[This article is part of a bouquet developed by the Jadaliyya Palestine Page Editors to commemorate the 75th anniversary of the Nakba (15 May 1948), the day that marks the beginning of an ongoing struggle for Palestinian liberation and self-determination in the face of the violent establishment of the state of Israel on the land of historic Palestine. This day would mark the displacement of 750,000 Palestinians, the razing of over 500 Palestinian villages, the murder and internal displacement of countless more, and 75 years of settler-colonial rule. Read the rest of the articles featured in this bouquet at the bottom of this page.]
In the last several weeks leading up to the 75th commemoration of the Nakba, we were reminded of the multitude of ways Israel continues its colonization of Palestine and its blatant disregard for Palestinian life. From the martyrdom of an imprisoned hunger striker to literally scaring a child to death in Gaza, it is – once again – increasingly difficult to see the (Indigenous) forest through the (settler-colonial) trees.
In 2020 – at the height of a global pandemic and the year Gaza was deemed to become unlivable, I wrote a short piece trying to remind geographers, and all of us, that how we understand urban histories and discuss them in the present is not merely an intellectual exercise. It can and does impact our imagination for the future in meaningful and concrete ways. The difference between discussing settler colonial transformation of Indigenous cities and lands and settler-colonial production of urban sites is not semantic or negligible. The latter bestows agency and temporal ownership to settler-colonial structures, whereas the former revokes it, and more importantly, guides us to write and see ourselves in an active, ongoing history not just of Indigenous survival but vibrant Indigenous urbanism and growth.
Gaza provides an opportunity, as one of many Palestinian cities, to center an urban landscape born of Indigenous development, not a precursor or placeholder to settler colonization. To do so is not to exceptionalize Gaza, but to reconfigure where we look in our search for understanding. Cindi Katz recently reminded us that space, not time, hides consequences from us. Her description of topography as “both the detailed description of a particular location and the totality of the features that comprise the place itself” applied to Gaza city, strip, and historical district, opens up endless possibilities in finding the forest through the trees.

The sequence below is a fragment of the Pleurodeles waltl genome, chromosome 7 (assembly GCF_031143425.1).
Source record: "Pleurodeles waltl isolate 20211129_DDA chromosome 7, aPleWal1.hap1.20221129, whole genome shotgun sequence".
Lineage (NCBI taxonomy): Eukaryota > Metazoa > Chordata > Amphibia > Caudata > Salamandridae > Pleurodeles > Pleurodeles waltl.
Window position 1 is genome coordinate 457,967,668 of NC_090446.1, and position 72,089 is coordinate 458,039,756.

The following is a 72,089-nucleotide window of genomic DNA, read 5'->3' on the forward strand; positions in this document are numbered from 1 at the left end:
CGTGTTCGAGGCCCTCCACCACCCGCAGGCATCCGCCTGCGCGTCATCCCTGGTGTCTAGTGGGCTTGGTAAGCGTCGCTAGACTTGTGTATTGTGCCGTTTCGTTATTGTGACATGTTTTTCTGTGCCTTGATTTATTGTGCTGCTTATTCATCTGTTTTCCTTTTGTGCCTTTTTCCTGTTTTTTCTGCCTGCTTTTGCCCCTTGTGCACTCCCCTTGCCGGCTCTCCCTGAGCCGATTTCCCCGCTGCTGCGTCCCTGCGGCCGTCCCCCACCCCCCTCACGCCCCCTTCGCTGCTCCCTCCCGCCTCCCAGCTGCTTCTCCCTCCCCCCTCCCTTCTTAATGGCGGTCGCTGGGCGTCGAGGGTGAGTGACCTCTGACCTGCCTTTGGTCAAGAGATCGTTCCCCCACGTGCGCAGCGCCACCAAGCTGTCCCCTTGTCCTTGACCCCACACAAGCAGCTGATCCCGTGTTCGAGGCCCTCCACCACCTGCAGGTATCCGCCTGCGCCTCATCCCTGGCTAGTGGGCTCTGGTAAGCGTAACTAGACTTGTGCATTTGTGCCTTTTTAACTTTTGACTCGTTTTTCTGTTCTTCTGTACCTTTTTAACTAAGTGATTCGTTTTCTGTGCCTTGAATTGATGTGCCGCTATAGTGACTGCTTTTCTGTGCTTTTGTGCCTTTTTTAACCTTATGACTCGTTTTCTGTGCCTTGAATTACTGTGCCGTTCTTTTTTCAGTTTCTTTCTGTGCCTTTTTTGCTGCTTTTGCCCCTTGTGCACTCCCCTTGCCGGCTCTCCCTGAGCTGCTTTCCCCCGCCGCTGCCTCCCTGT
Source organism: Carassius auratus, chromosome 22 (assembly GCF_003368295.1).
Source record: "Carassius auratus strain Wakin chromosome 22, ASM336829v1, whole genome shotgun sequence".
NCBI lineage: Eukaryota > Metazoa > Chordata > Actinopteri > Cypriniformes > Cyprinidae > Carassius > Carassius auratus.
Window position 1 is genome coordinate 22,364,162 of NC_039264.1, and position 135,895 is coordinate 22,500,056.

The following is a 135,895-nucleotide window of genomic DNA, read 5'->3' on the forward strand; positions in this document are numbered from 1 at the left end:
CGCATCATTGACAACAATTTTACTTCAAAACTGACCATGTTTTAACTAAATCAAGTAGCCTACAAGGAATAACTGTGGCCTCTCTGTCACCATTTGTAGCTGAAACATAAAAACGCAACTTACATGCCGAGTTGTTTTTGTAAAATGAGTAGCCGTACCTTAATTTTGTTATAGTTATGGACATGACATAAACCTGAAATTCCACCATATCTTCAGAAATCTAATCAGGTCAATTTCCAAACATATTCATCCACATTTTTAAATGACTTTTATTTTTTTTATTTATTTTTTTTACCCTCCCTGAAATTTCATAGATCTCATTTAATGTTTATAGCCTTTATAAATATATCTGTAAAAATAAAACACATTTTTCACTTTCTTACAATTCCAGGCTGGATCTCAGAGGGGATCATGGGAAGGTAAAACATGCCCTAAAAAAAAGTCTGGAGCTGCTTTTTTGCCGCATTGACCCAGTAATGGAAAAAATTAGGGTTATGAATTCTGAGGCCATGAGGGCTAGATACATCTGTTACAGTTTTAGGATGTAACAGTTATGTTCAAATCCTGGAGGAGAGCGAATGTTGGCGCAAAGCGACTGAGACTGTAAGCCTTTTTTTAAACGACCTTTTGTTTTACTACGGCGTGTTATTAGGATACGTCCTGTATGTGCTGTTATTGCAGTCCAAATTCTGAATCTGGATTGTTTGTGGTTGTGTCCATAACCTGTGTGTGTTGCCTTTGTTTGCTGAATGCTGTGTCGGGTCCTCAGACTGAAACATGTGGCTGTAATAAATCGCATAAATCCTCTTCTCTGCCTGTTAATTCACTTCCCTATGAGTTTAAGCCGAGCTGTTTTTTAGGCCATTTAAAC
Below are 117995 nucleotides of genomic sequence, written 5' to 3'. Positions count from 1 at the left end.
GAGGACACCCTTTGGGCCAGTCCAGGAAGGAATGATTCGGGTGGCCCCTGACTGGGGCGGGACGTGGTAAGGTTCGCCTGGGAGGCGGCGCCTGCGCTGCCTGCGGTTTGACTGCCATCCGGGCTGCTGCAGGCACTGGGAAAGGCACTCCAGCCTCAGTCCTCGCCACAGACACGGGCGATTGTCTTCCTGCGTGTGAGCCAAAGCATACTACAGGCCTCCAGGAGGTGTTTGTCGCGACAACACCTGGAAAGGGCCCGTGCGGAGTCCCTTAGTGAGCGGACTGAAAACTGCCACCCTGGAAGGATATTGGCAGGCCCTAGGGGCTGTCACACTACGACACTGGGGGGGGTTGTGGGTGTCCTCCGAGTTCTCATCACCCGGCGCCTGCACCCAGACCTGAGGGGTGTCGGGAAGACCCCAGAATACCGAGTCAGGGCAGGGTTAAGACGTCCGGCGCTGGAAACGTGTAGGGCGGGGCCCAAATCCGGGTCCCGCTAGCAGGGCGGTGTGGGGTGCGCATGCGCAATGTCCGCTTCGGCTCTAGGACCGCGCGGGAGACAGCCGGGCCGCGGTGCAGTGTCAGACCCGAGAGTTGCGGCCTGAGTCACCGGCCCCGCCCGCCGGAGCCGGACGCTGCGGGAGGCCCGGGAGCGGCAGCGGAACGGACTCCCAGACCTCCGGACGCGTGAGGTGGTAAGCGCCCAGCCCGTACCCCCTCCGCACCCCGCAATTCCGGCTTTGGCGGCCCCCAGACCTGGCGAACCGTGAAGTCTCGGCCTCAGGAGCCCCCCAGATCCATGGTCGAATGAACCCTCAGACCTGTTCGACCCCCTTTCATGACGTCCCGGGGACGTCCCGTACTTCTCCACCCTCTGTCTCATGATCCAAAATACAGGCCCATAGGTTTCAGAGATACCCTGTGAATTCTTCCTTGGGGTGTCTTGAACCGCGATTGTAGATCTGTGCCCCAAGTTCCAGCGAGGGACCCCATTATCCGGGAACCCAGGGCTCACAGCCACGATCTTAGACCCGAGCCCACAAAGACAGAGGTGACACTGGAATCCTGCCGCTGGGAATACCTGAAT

It is true that maps can confine and erase peoples and places, but they can also free a vision. Spatial imagination provides opportunities that policy debates do not. As a practice, mapping extends far beyond scientific documentation of the present; it offers a perspective imbued with realities we may not see otherwise.
In a mapping of Gaza district topography, it is places like Ashdod (built near depopulated Isdud) or Ashkelon (built over depopulated Majdal) that are the settler-colonial cities. Khan Yunis and Rafah, on the other hand, stand as testaments to Indigenous urbanization. The 1948 Nakba and the displacement and erasure that follow is indeed a rupture to Palestinian society, but it is by no means the starting point of Palestinian urbanization or the variegated Palestinian urban lives that fill the landscape.
On my first visit to the Gaza Strip as a child, my cousins found that playing tricks on me via place names was the joy of their lives, and I was along for the ride. One night in the middle of a soccer match in Deir al-Balah, a blonde man, his blonde wife, and his even blonder children cut through our dusty street pitch. They waved and said hi and headed up to the roof where everyone was spending the evening socializing. I asked who they were and my cousins, in unison, responded, “They’re visiting from Canada!” I said, “Oh ok,” imagined them local NGO workers, and went back to trying to score without knocking over the snack stand at the grocer next to us.
An hour later, I went up to the roof, and my mother pulled me aside. “Did you go greet your cousin Hasan? He’s been asking about you,” she said. I responded, “Who on earth are you talking about?!” My mother pointed to the blonde interrupters of our match. I said “Mom, those are guests from Canada!” After she stopped laughing and got a hold of herself, she explained which Canada they had arrived from, probably visiting some friends on the border. My cousins tried this again weeks later with “Brazil” camp, but by then I had wised up and started harassing my uncle for explanations whenever we walked down a new street, especially in Rafah.
I realized quickly that geography seemed to function differently; simultaneously everywhere and hardly anywhere was “Gaza.” The nomenclature was unwieldy for a kid that liked labeling dots on maps. Every new spot I encountered had innumerable geographies wrapped into the others. Spaces were filled with histories and genealogies that started to settle in my mind like layers. I could see topographic contour lines everywhere: they were temporal more than physical, but never linear. The highest elevation was sometimes the present iteration and other times as far back as WWI. Driving through the checkpoints and around the settlements to get to the beach, the Israeli outposts started to appear like anthills, not mountains, in the extravagantly contoured topography of my mind.
I think back now to that developing image of my childhood map and wonder what it would look like to conduct such a mapping across Palestine. What if we started with Gaza? Every iteration of “Gaza.” What if we re-contoured the topography of Palestinian cities across one of its largest districts to look not for remnants of the Nakba but for the Palestinian lives actively, daily mapping its features? Katz asks “what of drawing contour lines connecting spaces of hope?” I’ll add: what if the lines are already drawn and we continue to ignore them?